Another example would be if husband and wife agree to split all assets 50/50. The husband, though, wants to keep his entire collection of valuable coins, but doesn’t have the cash to compensate his wife. A QDRO could be used to give her a greater portion of his retirement plan.
A QDRO could also be especially valuable if a participant has not retired …
Federal law generally requires that defined benefit plans and certain defined contribution plans pay retirement benefits to participants who were married on the participant’s “annuity starting date” (this is the first day of the first period for which an amount is payable to the participant) as a “qualified joint and survivor annuity” (QJSA).
When benefits are paid as a QJSA, the participant receives a periodic payment (usually monthly) during his or her life. And the surviving spouse of the participant receives a periodic payment for the rest of the surviving spouse’s life upon the participant’s death.
Federal law also generally requires that, if a married participant with a non-forfeitable benefit under one of these types of plans dies before his or her “annuity starting date,” the plan must pay the surviving spouse of the participant a monthly survivor benefit. This benefit is called a “qualified preretirement survivor annuity” (QPSA).
Those defined contribution plans that are not required to pay retirement benefits to married participants in the form of a QJSA or QPSA (like most 401(k) plans) are required by Federal law to pay any balance remaining in the participant’s account to the participant’s surviving spouse after the participant dies.
Now here’s the potential problem …
If a participant and his or her spouse become divorced before the participant’s annuity starting date, the divorced spouse loses all rights to the survivor benefit protections that Federal law requires be provided to a participant’s spouse!
And if the divorced participant remarries, the participant’s new spouse may acquire a right to the Federally mandated survivor benefits. So the ex is left with nothing!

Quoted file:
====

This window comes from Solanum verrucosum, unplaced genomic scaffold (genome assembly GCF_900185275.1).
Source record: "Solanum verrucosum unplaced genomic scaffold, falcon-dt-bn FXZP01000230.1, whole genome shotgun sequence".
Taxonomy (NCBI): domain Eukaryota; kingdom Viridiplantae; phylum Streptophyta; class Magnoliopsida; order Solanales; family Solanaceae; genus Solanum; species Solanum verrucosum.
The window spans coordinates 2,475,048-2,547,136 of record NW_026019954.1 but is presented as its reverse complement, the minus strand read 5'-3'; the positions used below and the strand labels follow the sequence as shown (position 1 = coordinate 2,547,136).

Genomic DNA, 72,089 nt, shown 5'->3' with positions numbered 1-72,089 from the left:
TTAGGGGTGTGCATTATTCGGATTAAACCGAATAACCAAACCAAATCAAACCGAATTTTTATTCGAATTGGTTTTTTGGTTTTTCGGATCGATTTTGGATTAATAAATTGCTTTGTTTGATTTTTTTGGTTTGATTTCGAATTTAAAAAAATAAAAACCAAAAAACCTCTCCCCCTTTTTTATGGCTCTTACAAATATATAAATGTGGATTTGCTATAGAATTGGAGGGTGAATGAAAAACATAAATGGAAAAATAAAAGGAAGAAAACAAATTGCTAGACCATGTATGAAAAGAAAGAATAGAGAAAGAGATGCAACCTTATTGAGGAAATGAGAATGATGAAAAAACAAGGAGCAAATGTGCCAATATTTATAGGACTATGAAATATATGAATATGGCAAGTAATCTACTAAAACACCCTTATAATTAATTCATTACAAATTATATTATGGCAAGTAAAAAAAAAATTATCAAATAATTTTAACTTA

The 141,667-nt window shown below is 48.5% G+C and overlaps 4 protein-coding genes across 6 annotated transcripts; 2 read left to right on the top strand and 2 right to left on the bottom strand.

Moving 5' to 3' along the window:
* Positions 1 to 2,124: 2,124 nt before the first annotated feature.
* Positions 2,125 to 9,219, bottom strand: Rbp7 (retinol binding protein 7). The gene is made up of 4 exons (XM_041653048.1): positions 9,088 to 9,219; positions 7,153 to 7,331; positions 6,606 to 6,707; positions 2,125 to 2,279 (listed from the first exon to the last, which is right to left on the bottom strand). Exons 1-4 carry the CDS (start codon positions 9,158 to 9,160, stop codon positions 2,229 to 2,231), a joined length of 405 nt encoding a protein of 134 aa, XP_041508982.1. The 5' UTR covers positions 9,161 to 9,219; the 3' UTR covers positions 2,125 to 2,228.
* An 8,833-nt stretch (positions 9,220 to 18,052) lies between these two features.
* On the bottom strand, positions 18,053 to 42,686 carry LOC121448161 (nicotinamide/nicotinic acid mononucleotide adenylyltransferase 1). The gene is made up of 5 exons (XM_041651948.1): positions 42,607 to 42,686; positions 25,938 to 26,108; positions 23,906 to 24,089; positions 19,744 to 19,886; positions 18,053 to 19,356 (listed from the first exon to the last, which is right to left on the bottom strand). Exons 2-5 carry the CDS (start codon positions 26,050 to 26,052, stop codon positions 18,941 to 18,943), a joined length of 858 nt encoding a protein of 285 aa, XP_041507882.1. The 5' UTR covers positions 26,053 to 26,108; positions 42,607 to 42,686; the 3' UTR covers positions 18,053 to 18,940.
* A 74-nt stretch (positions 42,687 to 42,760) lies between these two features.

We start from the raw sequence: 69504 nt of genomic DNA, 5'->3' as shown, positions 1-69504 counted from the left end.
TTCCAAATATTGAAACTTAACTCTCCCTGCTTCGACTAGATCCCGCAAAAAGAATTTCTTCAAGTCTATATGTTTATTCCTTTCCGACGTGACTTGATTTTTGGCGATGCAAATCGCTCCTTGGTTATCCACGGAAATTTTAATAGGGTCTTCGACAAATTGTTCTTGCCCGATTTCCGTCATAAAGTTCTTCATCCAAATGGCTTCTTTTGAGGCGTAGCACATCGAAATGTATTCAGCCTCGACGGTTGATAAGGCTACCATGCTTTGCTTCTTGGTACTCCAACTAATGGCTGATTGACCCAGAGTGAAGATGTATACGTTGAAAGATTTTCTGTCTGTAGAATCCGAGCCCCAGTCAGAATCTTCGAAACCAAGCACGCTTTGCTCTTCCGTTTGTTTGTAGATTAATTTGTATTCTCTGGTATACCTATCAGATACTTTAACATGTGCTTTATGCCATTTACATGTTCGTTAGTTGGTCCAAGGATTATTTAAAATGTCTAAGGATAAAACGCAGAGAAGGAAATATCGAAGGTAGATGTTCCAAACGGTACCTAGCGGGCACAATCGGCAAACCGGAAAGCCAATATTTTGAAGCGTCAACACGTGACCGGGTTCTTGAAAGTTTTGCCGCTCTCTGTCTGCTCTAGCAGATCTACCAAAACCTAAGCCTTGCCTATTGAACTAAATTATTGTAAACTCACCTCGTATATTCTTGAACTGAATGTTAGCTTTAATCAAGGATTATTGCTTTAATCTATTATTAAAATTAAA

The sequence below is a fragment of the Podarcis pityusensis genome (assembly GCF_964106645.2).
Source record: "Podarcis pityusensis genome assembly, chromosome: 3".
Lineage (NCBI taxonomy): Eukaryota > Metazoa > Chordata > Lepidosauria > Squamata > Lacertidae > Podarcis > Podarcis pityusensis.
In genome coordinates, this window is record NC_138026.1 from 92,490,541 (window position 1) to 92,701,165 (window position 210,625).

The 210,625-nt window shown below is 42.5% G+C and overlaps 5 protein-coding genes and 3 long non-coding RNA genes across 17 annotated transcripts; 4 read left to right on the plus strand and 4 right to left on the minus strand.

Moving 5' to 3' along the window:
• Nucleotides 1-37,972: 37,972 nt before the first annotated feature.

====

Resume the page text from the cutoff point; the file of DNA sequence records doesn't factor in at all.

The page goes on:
A QDRO, however, can remove that problem.
To the extent that a QDRO requires that a former spouse be treated as the participant’s surviving spouse for all or any part of the survivor benefits payable after the death of the participant, any subsequent spouse of the participant cannot be treated as the participant’s surviving spouse.
For example, if a QDRO awards all of the survivor benefit rights to a former spouse, and the participant remarries, the participant’s new spouse will not receive any survivor benefit upon the participant’s death.
If such a QDRO requires that a defined benefit plan, or a defined contribution plan subject to the QJSA and QPSA requirements, treat a former spouse of a participant as the participant’s surviving spouse, the plan must pay the participant’s benefit in the form of a QJSA or QPSA unless the former spouse who was named as surviving spouse in the QDRO consents to the participant’s election of a different form of payment.
It should also be noted that some retirement plans provide that a spouse of a participant will not be treated as married unless he or she has been married to the participant for at least a year. If the retirement plan to which the QDRO relates contains such a one-year marriage requirement, then the QDRO cannot treat the alternate payee as a surviving spouse if the marriage lasted for less than one year.